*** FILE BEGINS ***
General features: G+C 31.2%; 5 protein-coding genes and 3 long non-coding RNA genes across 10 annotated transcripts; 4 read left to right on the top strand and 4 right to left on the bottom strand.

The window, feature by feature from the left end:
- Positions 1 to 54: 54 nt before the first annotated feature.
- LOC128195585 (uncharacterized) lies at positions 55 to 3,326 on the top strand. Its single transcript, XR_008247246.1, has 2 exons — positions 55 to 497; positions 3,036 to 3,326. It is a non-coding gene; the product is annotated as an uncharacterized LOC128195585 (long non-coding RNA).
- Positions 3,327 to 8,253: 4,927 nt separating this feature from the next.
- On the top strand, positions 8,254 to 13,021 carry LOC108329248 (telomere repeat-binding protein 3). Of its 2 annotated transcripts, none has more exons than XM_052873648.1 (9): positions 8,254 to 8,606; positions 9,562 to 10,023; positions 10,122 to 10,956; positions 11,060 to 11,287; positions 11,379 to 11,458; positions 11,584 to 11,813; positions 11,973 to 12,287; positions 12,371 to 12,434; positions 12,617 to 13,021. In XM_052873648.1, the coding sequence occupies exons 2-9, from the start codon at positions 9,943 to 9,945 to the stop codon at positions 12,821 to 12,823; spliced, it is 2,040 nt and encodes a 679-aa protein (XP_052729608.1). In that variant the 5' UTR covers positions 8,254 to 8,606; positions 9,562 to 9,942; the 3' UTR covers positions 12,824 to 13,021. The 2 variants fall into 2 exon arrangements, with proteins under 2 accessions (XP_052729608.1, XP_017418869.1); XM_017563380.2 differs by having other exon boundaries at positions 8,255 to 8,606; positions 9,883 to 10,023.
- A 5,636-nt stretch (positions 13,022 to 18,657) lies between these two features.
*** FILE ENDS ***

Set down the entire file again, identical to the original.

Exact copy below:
General features: G+C 31.2%; 5 protein-coding genes and 3 long non-coding RNA genes across 10 annotated transcripts; 4 read left to right on the top strand and 4 right to left on the bottom strand.

The window, feature by feature from the left end:
- Positions 1 to 54: 54 nt before the first annotated feature.
- LOC128195585 (uncharacterized) lies at positions 55 to 3,326 on the top strand. Its single transcript, XR_008247246.1, has 2 exons — positions 55 to 497; positions 3,036 to 3,326. It is a non-coding gene; the product is annotated as an uncharacterized LOC128195585 (long non-coding RNA).
- Positions 3,327 to 8,253: 4,927 nt separating this feature from the next.
- On the top strand, positions 8,254 to 13,021 carry LOC108329248 (telomere repeat-binding protein 3). Of its 2 annotated transcripts, none has more exons than XM_052873648.1 (9): positions 8,254 to 8,606; positions 9,562 to 10,023; positions 10,122 to 10,956; positions 11,060 to 11,287; positions 11,379 to 11,458; positions 11,584 to 11,813; positions 11,973 to 12,287; positions 12,371 to 12,434; positions 12,617 to 13,021. In XM_052873648.1, the coding sequence occupies exons 2-9, from the start codon at positions 9,943 to 9,945 to the stop codon at positions 12,821 to 12,823; spliced, it is 2,040 nt and encodes a 679-aa protein (XP_052729608.1). In that variant the 5' UTR covers positions 8,254 to 8,606; positions 9,562 to 9,942; the 3' UTR covers positions 12,824 to 13,021. The 2 variants fall into 2 exon arrangements, with proteins under 2 accessions (XP_052729608.1, XP_017418869.1); XM_017563380.2 differs by having other exon boundaries at positions 8,255 to 8,606; positions 9,883 to 10,023.
- A 5,636-nt stretch (positions 13,022 to 18,657) lies between these two features.